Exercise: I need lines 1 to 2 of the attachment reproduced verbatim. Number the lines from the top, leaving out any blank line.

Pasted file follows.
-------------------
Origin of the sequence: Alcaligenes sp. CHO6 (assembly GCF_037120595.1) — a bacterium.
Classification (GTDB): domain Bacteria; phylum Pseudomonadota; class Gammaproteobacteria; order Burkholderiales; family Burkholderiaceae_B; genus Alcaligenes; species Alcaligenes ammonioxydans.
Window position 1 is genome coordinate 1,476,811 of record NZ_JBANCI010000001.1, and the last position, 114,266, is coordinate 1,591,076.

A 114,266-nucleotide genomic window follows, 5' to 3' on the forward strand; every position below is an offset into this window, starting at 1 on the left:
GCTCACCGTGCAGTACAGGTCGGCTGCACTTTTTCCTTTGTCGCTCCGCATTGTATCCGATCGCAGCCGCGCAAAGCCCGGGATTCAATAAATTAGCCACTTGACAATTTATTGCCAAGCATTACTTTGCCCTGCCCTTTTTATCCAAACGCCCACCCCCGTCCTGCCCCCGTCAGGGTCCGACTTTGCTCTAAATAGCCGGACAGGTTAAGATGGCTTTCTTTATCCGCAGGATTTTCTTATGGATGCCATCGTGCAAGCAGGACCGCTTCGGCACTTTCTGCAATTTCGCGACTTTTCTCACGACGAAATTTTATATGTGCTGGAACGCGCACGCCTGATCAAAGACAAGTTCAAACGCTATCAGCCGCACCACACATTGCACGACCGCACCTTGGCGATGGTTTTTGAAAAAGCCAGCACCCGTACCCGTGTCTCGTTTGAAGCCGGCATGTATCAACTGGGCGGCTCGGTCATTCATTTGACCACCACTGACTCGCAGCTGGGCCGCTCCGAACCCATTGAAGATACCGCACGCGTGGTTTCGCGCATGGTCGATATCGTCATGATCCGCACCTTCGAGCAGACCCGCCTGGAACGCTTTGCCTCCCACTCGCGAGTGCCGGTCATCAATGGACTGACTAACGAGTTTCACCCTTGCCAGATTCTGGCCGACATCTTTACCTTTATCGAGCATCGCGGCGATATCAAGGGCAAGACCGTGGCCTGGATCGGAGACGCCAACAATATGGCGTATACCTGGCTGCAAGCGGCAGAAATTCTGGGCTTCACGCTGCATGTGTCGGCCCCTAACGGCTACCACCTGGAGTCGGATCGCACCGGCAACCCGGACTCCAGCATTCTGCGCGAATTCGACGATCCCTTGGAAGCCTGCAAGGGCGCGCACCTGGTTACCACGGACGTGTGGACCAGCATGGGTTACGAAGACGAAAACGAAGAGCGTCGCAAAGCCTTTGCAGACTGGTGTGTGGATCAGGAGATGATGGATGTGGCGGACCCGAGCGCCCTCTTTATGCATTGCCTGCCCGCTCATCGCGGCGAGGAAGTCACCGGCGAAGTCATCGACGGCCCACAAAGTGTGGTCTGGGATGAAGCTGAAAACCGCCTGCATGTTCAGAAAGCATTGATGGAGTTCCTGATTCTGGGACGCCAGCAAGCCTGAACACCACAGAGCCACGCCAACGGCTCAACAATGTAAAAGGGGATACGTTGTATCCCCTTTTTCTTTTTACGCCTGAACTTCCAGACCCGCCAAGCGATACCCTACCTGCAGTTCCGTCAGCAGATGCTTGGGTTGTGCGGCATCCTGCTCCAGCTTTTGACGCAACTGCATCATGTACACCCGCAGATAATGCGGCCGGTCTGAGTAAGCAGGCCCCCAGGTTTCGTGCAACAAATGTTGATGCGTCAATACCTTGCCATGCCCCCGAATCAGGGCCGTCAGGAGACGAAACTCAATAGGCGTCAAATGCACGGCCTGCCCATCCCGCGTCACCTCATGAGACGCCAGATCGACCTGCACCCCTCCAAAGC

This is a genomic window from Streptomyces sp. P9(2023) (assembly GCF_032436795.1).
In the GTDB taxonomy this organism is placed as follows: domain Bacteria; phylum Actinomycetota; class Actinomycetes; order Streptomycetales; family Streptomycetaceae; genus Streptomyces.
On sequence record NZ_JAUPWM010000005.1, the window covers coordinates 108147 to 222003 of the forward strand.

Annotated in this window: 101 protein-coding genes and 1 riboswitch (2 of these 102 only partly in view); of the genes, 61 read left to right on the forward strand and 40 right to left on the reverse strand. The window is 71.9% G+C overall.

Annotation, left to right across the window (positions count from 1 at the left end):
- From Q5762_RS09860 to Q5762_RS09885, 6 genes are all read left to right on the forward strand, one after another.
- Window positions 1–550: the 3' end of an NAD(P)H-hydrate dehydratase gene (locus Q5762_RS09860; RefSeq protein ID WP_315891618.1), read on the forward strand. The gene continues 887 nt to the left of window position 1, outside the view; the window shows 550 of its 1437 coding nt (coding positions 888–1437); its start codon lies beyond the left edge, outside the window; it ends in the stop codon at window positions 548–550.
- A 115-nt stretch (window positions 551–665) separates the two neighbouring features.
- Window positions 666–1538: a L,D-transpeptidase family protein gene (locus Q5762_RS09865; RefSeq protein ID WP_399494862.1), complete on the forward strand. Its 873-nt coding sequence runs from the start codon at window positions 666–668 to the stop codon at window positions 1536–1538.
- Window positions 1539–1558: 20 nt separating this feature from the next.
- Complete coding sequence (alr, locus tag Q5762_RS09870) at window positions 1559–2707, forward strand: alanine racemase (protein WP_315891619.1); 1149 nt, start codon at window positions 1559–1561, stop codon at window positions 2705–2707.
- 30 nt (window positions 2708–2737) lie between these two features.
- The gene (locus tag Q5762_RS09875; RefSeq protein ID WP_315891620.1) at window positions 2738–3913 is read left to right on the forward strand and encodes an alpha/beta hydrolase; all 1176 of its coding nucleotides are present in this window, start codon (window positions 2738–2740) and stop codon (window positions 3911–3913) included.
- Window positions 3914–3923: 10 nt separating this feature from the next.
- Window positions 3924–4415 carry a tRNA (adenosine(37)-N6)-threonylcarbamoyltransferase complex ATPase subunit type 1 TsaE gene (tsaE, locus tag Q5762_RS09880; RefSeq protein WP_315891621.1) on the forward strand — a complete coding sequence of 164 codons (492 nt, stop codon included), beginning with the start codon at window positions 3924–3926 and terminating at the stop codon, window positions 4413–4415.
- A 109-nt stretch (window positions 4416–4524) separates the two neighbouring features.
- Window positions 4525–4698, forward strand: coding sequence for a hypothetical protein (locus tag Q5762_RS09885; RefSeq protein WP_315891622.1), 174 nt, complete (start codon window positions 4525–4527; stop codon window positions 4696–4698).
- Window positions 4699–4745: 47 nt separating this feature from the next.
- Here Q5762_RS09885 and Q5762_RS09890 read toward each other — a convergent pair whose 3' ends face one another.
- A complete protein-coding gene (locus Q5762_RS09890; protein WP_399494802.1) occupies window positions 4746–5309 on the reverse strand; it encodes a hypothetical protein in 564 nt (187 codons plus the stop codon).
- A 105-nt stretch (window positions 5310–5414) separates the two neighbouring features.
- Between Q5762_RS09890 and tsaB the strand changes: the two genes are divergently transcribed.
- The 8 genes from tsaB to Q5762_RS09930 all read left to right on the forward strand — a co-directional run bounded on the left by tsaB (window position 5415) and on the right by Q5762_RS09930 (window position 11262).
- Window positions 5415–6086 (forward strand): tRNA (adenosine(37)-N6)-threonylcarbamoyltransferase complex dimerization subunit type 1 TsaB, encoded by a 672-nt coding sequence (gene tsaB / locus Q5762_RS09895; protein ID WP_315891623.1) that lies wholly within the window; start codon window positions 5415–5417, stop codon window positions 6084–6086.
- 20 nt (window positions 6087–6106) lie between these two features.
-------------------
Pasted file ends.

Origin of the sequence: Alcaligenes sp. CHO6 (assembly GCF_037120595.1) — a bacterium.
Classification (GTDB): domain Bacteria; phylum Pseudomonadota; class Gammaproteobacteria; order Burkholderiales; family Burkholderiaceae_B; genus Alcaligenes; species Alcaligenes ammonioxydans.